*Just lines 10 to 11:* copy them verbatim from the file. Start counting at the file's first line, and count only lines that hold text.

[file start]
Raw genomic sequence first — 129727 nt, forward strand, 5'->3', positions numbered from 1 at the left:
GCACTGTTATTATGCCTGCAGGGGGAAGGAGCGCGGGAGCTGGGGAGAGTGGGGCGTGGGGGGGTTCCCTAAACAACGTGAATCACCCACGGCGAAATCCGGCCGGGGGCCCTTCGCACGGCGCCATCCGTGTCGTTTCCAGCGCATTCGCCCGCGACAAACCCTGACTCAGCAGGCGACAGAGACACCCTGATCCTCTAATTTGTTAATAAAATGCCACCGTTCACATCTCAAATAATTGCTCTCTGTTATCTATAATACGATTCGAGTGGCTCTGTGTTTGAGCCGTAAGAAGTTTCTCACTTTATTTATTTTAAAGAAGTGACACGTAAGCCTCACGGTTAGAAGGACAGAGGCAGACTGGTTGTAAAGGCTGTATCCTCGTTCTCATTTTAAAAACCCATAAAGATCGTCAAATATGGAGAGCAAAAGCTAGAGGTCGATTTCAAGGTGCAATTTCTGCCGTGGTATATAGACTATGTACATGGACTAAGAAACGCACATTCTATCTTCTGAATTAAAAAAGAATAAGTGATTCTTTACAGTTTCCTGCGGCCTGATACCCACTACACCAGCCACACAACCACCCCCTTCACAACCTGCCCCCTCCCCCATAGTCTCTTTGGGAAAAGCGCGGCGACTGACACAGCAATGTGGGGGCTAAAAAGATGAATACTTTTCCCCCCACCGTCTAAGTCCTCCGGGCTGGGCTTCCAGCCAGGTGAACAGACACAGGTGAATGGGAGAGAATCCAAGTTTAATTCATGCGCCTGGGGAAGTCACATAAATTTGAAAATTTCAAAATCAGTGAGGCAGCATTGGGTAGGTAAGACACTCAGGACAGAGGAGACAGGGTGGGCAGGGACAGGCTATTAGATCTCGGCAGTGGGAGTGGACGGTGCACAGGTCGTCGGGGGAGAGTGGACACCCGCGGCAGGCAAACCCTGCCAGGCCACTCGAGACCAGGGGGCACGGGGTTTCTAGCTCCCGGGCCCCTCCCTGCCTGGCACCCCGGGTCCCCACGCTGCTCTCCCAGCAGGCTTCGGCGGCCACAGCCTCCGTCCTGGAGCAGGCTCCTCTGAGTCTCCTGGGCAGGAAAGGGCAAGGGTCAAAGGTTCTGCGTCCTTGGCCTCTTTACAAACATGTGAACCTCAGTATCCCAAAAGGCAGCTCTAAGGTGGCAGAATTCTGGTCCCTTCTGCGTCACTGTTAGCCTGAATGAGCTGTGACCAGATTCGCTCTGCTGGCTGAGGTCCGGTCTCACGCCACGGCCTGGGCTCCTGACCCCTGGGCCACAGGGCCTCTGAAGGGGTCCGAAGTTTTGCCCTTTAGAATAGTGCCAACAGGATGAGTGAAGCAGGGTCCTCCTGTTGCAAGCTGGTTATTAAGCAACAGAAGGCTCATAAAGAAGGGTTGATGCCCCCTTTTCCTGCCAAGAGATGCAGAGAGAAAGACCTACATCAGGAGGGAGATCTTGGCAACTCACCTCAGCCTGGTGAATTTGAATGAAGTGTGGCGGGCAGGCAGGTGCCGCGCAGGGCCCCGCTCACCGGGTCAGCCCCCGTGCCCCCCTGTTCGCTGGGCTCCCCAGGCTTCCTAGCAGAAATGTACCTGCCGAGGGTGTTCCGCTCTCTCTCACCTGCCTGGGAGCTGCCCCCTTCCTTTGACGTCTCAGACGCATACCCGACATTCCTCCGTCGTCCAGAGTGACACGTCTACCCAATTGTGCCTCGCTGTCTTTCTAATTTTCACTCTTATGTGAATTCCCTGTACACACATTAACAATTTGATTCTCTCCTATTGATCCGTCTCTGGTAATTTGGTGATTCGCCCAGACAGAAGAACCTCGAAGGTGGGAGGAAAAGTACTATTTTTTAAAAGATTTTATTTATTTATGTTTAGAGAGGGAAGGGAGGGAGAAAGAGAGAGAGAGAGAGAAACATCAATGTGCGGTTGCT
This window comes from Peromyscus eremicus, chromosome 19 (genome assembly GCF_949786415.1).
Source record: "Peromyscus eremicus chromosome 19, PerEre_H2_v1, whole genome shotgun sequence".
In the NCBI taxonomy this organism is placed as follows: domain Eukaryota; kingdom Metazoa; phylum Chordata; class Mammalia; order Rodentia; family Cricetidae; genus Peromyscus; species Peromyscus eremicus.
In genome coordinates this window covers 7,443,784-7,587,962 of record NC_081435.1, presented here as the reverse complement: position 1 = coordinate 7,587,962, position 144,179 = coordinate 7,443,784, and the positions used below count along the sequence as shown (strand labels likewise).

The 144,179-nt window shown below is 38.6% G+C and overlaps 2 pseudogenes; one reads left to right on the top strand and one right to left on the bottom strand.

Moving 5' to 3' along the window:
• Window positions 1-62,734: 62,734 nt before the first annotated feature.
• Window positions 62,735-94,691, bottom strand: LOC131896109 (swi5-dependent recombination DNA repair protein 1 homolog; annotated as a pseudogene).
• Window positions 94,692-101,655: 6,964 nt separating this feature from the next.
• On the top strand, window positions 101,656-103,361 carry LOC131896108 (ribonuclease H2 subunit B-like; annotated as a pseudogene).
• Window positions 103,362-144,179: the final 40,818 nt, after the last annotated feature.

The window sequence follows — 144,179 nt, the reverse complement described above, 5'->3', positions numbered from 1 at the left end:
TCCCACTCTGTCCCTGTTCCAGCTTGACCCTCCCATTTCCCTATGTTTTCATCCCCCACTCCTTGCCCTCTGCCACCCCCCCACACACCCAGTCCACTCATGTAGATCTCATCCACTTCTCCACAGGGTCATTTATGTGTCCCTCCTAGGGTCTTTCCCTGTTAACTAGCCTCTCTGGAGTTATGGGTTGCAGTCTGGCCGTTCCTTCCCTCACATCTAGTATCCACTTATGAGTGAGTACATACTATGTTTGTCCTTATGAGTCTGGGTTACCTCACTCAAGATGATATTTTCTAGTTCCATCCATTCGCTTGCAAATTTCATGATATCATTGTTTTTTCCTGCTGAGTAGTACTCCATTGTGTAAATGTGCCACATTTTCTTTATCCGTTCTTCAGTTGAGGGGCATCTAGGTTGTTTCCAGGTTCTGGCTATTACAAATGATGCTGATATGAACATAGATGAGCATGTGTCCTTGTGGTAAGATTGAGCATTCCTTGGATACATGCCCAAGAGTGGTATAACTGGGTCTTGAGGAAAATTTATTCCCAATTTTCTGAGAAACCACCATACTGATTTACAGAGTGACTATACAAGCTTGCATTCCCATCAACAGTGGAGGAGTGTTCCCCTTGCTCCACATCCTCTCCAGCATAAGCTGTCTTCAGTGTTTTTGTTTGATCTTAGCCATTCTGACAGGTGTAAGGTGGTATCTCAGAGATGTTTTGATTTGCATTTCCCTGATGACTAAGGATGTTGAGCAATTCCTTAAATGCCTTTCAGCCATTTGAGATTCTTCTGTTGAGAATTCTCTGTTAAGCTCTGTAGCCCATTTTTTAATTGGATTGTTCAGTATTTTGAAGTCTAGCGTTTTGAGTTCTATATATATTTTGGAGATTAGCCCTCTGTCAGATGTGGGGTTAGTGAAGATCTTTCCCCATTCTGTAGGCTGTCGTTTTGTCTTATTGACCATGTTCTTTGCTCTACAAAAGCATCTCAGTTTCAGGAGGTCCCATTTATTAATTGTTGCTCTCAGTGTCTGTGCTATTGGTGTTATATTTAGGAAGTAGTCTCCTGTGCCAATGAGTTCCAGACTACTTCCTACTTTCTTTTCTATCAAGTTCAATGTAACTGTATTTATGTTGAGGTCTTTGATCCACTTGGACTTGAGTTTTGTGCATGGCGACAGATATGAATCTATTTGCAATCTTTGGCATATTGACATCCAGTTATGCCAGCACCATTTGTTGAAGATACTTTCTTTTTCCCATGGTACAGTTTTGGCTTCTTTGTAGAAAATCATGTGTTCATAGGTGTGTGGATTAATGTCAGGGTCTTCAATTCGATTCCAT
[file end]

• Window positions 62,735-94,691, bottom strand: LOC131896109 (swi5-dependent recombination DNA repair protein 1 homolog; annotated as a pseudogene).
• Window positions 94,692-101,655: 6,964 nt separating this feature from the next.